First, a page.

After cashing in Mike’s skee-ball ticket winnings for a rainbow lollypop, the three of us head for the exit. Before we can leave, the worker shines a penlight on our hands to check our numbers.

“It’s a match,” he says, unclipping the rope to let us leave. Jude reaches up his arms and I hoist him onto my hip. The three of us walk out the doors and into the windy sunshine: a father, a mother, a son, a family. 

Dallas Woodburn’s fiction and essays have appeared in The Nashville Review, Monkeybicycle, flashquake, Family Circle, and The Los Angeles Times, among others. Her plays have been produced in New York City and Los Angeles. Her short story collection Woman, Running Late, in a Dress was a finalist in the 2012 Flannery O’Connor Award for Short Fiction and her work has been nominated multiple times for a Pushcart Prize. She currently serves as Fiction Editor of Sycamore Review and teaches undergraduate creative writing courses at Purdue University. Learn more about her nonprofit youth literacy organization “Write On!” at


Q: What’s the best writing advice you’ve received? Did you follow it? Why, or why not?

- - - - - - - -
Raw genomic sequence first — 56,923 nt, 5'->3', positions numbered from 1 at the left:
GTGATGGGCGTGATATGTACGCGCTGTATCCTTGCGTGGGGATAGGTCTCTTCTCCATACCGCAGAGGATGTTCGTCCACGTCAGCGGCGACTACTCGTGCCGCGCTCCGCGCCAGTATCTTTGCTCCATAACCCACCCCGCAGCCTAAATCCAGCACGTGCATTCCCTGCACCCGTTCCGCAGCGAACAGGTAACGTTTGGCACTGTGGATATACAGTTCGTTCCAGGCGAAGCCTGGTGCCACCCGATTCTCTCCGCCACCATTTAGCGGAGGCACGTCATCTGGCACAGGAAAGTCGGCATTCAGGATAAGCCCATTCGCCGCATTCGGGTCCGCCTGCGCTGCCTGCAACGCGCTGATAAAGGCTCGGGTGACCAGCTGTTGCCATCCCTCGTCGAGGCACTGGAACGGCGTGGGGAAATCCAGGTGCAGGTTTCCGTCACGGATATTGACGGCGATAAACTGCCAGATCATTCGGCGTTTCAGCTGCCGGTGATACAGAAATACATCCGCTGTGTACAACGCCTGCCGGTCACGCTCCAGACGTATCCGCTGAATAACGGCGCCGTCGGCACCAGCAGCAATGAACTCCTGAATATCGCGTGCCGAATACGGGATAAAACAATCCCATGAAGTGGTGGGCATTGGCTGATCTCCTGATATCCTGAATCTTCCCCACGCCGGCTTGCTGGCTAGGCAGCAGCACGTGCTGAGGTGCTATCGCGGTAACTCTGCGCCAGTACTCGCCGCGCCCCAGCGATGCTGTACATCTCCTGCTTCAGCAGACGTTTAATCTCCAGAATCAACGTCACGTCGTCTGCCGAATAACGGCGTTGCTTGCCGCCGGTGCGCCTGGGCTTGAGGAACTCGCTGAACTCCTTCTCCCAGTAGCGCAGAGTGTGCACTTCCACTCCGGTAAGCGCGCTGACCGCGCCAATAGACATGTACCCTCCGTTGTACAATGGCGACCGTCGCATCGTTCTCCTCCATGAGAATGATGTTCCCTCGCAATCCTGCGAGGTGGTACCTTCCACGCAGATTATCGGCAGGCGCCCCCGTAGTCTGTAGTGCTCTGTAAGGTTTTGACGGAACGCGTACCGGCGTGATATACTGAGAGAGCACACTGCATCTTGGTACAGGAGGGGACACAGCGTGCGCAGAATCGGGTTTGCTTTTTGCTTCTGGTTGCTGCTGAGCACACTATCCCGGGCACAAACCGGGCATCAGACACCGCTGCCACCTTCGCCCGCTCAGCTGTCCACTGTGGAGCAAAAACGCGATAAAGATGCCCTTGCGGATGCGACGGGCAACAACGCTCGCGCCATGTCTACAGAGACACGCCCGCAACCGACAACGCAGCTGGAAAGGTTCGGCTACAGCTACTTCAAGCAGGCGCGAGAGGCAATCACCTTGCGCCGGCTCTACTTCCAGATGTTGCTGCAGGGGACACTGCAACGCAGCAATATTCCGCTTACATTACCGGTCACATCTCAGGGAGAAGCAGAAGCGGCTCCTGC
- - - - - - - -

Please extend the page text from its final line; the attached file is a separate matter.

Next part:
A: I have a quote from Barbara Kingsolver taped above my writing desk: “There is no perfect time to write. There’s only now.” For me, often the first fifteen minutes of writing are the hardest. Kingsolver’s words push me forward when I am feeling sluggish or blocked. Just get some words out—any words—and see where they take you. To be a writer, you must write, even in the most imperfect times. Especially in the most imperfect times.

Actually, I think the best writing advice I’ve ever received comes from the late, great Ray Bradbury. I got to meet him a few years ago at the Santa Barbara Writers Conference, where he told me: “Write with passion! Write with love!” I can think of no better way to write—or to live your life—than by those words.